Composer Karen Sunabacka often finds inspiration in the everyday beauty, sounds and stories of the places in which she’s lived. In August 2018 she completed a choral piece for choir and audience titled We All Sing for Conrad Grebel University College. In January 2018 the Winnipeg Symphony Orchestra commissioned and premiered her piece #DryColdConversations, a piece about the cold winters in Manitoba. In February 2017, the Montreal Metropolitan Orchestra premiered her work “The Prairies” which was part of a bigger piece called De Natura Sonorum, a commissioned work with four other composers to celebrate 150 years of Confederation. De Natura Sonorum was nominated in Québec’s 21e Prix Opus in the category Création de l’année (composition of the year). In September 2016 the Regina Symphony Orchestra commissioned and premiered her work Across the Grasslands. Fascinated by the sounds of wind and how natural sounds can turn into nightmares, Karen collaborated with hyper-flutist Cléo Palacio-Quintin to create a 10-minute piece titled All Night A Dark Wind Blows for flute, voice and electronics. Cléo premiered the work in Montreal and toured western Canada in February 2016.
Along with pieces about the natural beauty and winds of the Prairies, Karen has recently been exploring her Métis and Manitoba heritage. She composed Mama’s Painting: Louis Riel’s Dream about her Métis Grandmother, Lenore Clouston in 2015. In 2013 the Manitoba Chamber Orchestra commissioned and premiered two works: Never to Return, a piece about Karen’s great-great Grandmother Mathilda who suffered from mental illness and Born by the River, another piece about her Métis grandmother Lenore.
Karen, who has deep roots in Manitoba, is now an Associate Professor of Music at Conrad Grebel University College at the University of Waterloo. She has also taught Theory and Composition and took a turn as the Music Department Chair at Providence University College from 2007-2017. In January 2018 she was a Mentor Composer for the Winnipeg Symphony Orchestra’s Composers’ Institute. An active member and past board member of the Canadian New Music Network she continues to be on the board of Groundswell, Winnipeg’s New Music Series and NUMUS, Kitchener-Waterloo’s New Music Series. She founded Pressure Waves in Winnipeg, a regular part of Groundswell’s Emerging Composer program.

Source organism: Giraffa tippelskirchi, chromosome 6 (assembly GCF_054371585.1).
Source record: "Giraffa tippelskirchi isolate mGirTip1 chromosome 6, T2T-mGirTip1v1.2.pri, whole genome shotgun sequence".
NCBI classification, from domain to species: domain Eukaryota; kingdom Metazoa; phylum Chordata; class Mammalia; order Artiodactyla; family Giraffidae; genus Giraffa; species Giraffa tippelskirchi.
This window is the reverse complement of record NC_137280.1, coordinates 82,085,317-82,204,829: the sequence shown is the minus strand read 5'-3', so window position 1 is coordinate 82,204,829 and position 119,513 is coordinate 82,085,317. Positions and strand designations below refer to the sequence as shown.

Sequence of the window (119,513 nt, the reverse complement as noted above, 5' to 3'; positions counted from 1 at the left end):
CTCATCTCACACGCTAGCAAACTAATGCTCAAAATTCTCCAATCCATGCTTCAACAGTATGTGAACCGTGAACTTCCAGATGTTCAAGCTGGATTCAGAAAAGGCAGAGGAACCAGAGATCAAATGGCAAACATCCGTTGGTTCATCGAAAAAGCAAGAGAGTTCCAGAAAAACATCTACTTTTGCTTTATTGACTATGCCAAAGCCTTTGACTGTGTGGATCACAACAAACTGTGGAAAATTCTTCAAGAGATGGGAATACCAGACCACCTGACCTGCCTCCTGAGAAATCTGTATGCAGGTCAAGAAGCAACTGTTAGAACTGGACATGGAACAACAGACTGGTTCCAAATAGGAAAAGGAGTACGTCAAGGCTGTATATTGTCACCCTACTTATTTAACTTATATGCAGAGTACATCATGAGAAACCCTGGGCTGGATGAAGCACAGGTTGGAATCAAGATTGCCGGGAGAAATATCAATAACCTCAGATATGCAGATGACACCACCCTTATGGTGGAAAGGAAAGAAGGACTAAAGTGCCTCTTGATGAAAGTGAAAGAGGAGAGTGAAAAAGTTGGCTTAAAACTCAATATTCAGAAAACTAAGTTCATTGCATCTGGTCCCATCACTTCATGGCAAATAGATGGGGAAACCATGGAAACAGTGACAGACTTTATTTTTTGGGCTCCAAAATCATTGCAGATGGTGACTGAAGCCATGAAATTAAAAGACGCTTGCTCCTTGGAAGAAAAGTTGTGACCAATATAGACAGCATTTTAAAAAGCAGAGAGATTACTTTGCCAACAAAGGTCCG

November 2018 | Photographer: Rebecca Croft
“Soloist Mélanie Harel premieres the English Horn Concerto by Métis-Canadian composer Karen Sunabacka, whose music is notable for its poetry and charm”
—Concert Notes, Orchestre Métropolitain
“Sunabacka creates a brilliant sense of space, placing musical events next to recorded speech, amplifying the concept of conversation. Sunabacka displays an incredibly in-depth knowledge of instrumental technique, finding string effects with a near perfect imitation of crunching snow.”
—Kevin Baldwin on #DryColdConversations
“The resulting composition was a powerful testament to a family of artistic visionaries, and, more importantly, one Metis woman's journey toward uncovering her historically lost identity.”
—Claudia Garcia de la Huerta on Mama's Painting: Louis Riel's Dream
“The piece was inspired by the grasslands of Manitoba and Saskatchewan and that was easily recognizable. With a firm beginning featuring brass and drums, the piece soon gave way to strings which made it easy to imagine soft, gentle breezes blowing through the grasslands. Through multiple build-ups, the piece finished with an emphatic and powerful climax.”
—Jeff Dedekker on Across the Grasslands
In fall 2018, Colette Simonot-Maiello published a scholarly article titled “Decolonizing” Riel, that analyzes Sunabacka’s work Mama’s Painting: Louis Riel’s Dream. The article can be accessed through Project Muse.